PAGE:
Ten Things College Graduates Need to Know About Finances and Careers

A few weeks ago, I put out a call on Twitter and on Facebook for detailed posts that people would like to see. I got enough great responses that I’m going to fill the entire month of July – one post per day – addressing these ideas.

On Facebook, Brittaney asked “what should every soon to be college graduate know about finances before entering the real world?”

This is actually a surprisingly difficult question to answer because different college graduates find themselves in very different positions. Some have crippling student loan debt, others have a little, others have none. Some have credit card debt, while others do not. Some have a degree and a resume that’s going to make it easy to find a job, while others will not. All of these factors are going to result in very different life trajectories when students leave college.

The question really is what advice is useful to all of these people? Here are the pieces of advice I would give to outgoing students in all of these situations.

1. That thing you really want? You don’t need it.
The single most effective tool that people have in their personal finance toolbox is self-control. A lack of self-control causes people to make purchases both big and small that go beyond what they can actually afford, which eventually results in accumulated debt and a lot of difficulty. It also encourages people to slack off on their career progress and in other areas of their life, but we’re focusing on finances here.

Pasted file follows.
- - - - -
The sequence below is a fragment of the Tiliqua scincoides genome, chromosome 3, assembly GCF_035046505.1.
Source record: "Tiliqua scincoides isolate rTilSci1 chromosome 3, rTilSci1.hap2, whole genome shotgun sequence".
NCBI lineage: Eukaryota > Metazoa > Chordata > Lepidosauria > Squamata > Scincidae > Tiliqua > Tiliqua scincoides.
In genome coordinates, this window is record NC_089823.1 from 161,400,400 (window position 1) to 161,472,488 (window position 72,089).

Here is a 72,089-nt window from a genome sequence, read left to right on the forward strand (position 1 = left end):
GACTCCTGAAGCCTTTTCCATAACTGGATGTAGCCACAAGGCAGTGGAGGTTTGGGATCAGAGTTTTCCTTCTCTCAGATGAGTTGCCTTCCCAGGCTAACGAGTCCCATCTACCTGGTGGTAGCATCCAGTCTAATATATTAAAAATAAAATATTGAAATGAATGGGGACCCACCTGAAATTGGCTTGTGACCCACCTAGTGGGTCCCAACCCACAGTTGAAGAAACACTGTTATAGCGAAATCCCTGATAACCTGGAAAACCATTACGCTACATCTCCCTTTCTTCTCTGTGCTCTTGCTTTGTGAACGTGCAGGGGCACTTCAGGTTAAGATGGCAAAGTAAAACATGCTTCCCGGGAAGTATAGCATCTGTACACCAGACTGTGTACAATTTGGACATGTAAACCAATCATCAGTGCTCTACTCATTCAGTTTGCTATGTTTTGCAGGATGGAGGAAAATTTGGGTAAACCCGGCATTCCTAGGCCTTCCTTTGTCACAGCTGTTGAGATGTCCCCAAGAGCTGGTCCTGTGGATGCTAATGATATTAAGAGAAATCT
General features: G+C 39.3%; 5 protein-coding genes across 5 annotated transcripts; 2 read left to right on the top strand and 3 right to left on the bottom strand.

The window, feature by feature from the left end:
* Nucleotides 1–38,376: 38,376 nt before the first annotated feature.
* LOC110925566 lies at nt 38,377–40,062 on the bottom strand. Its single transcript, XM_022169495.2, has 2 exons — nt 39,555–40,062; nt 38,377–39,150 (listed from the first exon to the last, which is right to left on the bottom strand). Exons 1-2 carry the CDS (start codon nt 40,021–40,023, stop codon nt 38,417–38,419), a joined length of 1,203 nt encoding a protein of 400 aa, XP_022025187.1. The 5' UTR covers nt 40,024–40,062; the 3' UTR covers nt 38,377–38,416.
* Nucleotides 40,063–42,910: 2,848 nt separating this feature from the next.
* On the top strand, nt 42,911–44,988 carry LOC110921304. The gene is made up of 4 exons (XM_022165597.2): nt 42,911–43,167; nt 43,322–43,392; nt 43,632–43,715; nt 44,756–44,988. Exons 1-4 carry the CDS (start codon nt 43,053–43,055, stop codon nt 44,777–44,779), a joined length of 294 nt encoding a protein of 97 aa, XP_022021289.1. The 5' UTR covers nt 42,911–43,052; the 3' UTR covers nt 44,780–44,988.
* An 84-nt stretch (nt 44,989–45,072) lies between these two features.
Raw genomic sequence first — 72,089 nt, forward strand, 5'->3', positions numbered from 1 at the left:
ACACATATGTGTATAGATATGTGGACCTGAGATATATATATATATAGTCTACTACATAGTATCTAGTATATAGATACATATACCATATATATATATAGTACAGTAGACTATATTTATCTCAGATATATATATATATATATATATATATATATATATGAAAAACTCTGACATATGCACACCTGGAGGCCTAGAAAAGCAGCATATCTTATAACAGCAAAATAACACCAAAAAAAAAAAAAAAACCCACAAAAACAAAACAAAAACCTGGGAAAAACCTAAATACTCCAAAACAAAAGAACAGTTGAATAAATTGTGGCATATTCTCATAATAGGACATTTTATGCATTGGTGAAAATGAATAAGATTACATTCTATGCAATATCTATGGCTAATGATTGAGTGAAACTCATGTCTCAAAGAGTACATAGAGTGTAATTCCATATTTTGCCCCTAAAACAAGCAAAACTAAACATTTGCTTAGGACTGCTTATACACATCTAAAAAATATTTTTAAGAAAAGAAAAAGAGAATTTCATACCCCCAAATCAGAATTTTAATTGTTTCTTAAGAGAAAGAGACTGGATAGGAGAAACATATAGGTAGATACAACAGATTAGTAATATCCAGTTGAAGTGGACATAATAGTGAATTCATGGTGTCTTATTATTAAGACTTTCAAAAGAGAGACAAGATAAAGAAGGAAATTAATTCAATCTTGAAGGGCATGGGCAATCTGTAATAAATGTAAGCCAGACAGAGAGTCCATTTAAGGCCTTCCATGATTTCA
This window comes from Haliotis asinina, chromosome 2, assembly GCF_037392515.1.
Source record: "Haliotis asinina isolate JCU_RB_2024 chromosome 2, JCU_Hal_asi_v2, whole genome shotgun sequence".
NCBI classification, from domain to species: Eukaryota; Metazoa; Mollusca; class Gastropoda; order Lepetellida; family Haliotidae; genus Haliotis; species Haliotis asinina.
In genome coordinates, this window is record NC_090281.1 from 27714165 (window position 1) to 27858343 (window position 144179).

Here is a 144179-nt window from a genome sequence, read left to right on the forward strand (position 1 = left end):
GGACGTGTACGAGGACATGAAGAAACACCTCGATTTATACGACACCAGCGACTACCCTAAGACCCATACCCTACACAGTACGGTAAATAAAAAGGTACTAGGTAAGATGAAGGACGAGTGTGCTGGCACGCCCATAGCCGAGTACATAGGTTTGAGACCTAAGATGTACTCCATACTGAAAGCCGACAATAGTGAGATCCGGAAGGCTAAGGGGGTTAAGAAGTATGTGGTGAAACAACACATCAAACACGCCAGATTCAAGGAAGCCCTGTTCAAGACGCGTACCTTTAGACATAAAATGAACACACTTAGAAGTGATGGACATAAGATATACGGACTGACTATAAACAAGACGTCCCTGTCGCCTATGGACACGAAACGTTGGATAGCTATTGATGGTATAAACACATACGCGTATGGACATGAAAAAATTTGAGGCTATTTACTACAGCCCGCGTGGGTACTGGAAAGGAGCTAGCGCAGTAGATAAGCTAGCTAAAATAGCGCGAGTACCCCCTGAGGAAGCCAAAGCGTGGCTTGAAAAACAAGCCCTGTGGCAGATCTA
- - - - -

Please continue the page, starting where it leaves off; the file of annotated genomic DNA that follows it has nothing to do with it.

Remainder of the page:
Whenever you feel like you’re making good money and you deserve some unnecessary item, wait. Give it thirty days. If you still want that item, go ahead and buy it. If you decide that you don’t want that item and instead want something else during that period, switch to the new item and restart the clock. This will give you plenty of time to think about the purchase and decide whether it’s really something you want to do – and if you come through on the other side with a big “yes,” you’re likely okay making that purchase.

Another powerful tactic is to leave your credit cards at home. Go out just with a bit of cash in your wallet – no credit cards, no debit cards. Spend that cash. When it runs out, you’re done. There’s no way for you to turn to the plastic in the middle of an excursion for more drinks or for items you don’t need.

2. Increasing your debt level is an extremely bad idea.
Never, ever take on any type of debt without a ton of consideration. Debt is one of the worst things you can do to yourself. If you have to go into debt for any reason, buy the least expensive thing you possibly can, eliminate that debt, then start saving up for a replacement. Never go into debt for something you don’t absolutely need.